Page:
Tracking your company’s inventory with a spreadsheet is costing you big bucks.
Logging inventory cycle counts with Microsoft Excel may seem like the most frugal approach. But in truth, it would be cheaper to buy an automated inventory management solution than to continue using your Excel spreadsheet.
Why waste time and money?
Consider these eight ways that inventory management via spreadsheet may be wasting precious time and money in your business.
1 Bad information. Most inventory tracking spreadsheets are riddled with errors. Typically, employees write down cycle counts and pile the papers on a desk, until the person who manages the spreadsheet gets around to making updates. That employee may not be able to read illegible handwriting or accurately transcribe numbers. Sometimes it can take hours to make corrections and track down real data.
2 Lost sales. There are few things worse than missing out on a sale because an item simply isn’t in stock. But if you’re manually tracking inventory, lost sales are bound to happen. If the spreadsheet hasn’t been updated in a timely manner – and with accurate information – your company can’t make good purchasing and restocking decisions.
3 Wasted time. The spreadsheet says part No. 72 is in stock. But, nobody can find it. The warehouse practically shuts down as multiple workers look for the elusive item. This scenario costs you time and productivity. In contrast, an automated inventory management system reveals exactly where in the warehouse each item is stored and precisely how many are available.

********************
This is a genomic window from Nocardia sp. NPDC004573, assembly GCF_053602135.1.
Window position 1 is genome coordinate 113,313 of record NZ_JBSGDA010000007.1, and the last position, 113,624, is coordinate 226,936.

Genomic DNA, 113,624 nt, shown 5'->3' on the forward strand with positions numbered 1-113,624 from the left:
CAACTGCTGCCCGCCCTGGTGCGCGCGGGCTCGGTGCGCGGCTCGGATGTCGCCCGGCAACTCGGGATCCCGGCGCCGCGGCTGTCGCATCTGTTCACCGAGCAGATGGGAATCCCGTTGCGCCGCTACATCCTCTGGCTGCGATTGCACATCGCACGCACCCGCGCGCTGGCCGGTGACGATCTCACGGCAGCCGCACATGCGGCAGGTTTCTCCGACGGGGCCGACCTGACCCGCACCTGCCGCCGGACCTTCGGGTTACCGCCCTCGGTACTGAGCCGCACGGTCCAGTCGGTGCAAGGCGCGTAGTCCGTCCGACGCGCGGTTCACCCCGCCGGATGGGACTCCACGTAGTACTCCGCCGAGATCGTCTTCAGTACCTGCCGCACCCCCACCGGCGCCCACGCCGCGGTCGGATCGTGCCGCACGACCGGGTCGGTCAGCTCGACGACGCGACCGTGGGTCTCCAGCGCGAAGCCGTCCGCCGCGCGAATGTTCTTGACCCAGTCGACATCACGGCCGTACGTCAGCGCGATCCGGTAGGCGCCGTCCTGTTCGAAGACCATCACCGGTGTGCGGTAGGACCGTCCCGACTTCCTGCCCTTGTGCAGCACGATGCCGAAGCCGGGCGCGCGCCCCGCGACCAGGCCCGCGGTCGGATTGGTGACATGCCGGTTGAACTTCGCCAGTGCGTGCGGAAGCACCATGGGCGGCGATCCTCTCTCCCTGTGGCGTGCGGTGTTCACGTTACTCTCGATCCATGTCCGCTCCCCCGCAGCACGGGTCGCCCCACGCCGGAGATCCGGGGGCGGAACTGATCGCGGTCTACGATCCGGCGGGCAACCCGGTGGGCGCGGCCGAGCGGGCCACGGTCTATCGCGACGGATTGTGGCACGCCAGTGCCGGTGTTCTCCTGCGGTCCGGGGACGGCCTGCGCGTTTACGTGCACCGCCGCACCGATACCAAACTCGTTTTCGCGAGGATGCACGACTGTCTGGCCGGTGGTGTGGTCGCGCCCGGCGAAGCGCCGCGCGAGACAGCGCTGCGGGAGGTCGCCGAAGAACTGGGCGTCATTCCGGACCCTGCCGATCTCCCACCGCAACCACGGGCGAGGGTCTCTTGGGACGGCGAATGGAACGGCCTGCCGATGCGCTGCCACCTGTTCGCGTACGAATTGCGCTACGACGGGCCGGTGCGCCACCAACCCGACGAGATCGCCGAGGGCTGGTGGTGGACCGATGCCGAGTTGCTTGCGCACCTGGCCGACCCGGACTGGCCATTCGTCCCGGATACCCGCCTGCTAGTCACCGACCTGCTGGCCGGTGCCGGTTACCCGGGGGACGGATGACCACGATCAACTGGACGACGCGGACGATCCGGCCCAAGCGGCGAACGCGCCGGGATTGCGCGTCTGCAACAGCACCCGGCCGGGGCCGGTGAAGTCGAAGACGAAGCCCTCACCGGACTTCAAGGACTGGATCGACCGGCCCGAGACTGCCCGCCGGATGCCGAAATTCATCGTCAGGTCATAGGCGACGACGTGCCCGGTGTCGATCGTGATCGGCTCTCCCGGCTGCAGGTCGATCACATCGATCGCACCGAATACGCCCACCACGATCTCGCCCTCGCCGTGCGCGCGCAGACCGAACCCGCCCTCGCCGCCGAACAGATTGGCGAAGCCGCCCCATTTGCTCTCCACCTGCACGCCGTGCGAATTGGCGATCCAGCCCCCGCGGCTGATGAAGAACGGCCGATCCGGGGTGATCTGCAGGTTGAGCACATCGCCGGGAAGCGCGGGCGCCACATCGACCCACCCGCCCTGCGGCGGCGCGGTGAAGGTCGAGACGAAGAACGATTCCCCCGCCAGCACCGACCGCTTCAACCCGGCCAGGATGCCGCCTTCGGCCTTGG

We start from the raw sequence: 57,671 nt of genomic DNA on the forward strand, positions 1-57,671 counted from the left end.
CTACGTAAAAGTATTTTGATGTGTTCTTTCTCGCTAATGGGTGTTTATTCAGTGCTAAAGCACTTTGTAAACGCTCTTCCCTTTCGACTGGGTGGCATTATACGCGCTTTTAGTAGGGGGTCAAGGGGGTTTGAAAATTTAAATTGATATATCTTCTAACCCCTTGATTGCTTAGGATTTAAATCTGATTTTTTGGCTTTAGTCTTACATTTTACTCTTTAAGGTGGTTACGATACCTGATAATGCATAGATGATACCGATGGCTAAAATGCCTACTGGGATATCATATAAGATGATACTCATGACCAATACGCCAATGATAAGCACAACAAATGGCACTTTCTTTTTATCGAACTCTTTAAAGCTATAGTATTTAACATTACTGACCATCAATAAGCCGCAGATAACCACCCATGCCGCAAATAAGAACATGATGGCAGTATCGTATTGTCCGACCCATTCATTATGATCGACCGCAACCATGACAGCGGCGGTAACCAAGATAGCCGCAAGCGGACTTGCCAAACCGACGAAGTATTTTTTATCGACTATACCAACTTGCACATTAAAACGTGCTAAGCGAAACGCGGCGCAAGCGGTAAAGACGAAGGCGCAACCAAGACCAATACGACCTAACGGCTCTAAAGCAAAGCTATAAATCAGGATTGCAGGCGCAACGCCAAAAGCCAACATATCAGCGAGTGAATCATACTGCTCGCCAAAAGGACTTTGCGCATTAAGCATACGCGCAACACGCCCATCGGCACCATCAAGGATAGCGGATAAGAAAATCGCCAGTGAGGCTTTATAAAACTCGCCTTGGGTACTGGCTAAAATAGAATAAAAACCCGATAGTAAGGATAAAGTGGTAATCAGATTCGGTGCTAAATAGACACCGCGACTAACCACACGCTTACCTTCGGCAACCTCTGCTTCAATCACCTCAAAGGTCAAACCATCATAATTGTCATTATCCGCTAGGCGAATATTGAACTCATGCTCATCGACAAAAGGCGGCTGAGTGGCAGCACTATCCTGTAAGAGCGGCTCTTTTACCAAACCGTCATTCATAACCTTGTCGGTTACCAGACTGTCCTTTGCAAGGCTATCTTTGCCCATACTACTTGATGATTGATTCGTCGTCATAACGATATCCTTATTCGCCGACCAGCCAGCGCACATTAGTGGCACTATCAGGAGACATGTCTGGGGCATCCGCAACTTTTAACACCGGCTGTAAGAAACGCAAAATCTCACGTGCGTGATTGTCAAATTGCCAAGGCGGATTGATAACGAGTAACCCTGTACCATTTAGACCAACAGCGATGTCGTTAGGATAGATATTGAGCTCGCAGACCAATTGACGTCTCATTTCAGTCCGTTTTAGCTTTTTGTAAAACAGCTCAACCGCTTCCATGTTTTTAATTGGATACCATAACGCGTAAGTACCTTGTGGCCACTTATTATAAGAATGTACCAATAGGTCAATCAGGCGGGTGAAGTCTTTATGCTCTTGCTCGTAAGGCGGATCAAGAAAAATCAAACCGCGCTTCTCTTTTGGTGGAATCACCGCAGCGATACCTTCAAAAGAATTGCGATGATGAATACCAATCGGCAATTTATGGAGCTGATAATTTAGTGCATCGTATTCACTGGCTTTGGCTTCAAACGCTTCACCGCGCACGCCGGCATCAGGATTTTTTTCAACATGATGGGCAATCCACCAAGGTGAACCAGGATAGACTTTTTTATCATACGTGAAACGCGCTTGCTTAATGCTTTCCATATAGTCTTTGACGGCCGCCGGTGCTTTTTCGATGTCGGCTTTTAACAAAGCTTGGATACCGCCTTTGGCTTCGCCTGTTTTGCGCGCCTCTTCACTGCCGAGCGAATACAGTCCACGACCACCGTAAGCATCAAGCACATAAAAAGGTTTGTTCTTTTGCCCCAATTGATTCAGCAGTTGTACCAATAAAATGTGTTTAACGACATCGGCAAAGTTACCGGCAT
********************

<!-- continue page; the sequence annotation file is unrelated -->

4 Endless inventory counting. Whether you perform frequent cycle counts or periodic full-blown inventory audits, the entire process can be painful and time-consuming. Workers try to find correct information on an eye-crossing spreadsheet, and then track down items for manual counts. This can shut down your critical business processes, eat precious hours, and frustrate everyone involved.
5 Overstocks. You certainly didn’t want to run out of part No. 72 again. You ordered more. And then, when the new inventory of part No. 72 wasn’t logged into the spreadsheet, you ordered more again. Whoops. Overstocks tie up your cash and saddle your business with costly items you cannot use or move.
6 Lost opportunities. A supplier wants to make a deal and offers you a serious discount. Should you restock and, if so, how much should you buy? Without accurate real-time information, as well as quality historical data, you may end up with too much—or too little—inventory. Over- and under-stocking inventory is one of the biggest, most expensive, mistakes companies can make.
7 Back-office inefficiency. A shared spreadsheet causes conflict. Only one user can be logged in at a time, which leads to frustration and wasted minutes. In addition, it may take an employee days or weeks to update the database. An automated inventory management system, on the other hand, instantly updates records so you can access accurate information in real time. If you’re a retailer, you can improve customer service and sales by making sure you remain fully stocked. If you’re a manufacturer, you can eliminate costly downtime, reduce the space required to store excess inventory and stock, and improve that all-important bottom line.
8 Poor supply chain visibility. Today, supply chain visibility is critical for compliance with federal regulations. With a spreadsheet-based system, it is almost impossible to get an end-to-end view of transactions across the enterprise, let alone the supply chain. Instead, you might spend days or weeks manually tracking down product information required for recalls, items lost in transit, or defects.
Say goodbye to spreadsheets.
Latest posts by Jay Schofield (see all)
- If You’re In These Markets, Don’t Ignore Inventory Management - February 27, 2018
- Why Companies Should Invest In Their Human Work Force - February 13, 2018
- Supply Chain and Logistic Trends: What Will Tomorrow Bring? - January 30, 2018
- Play time’s over, Geoffrey: The downfall of Toys ‘R’ Us - January 16, 2018
- Why Your Business Is Like An NFL Football Team - January 2, 2018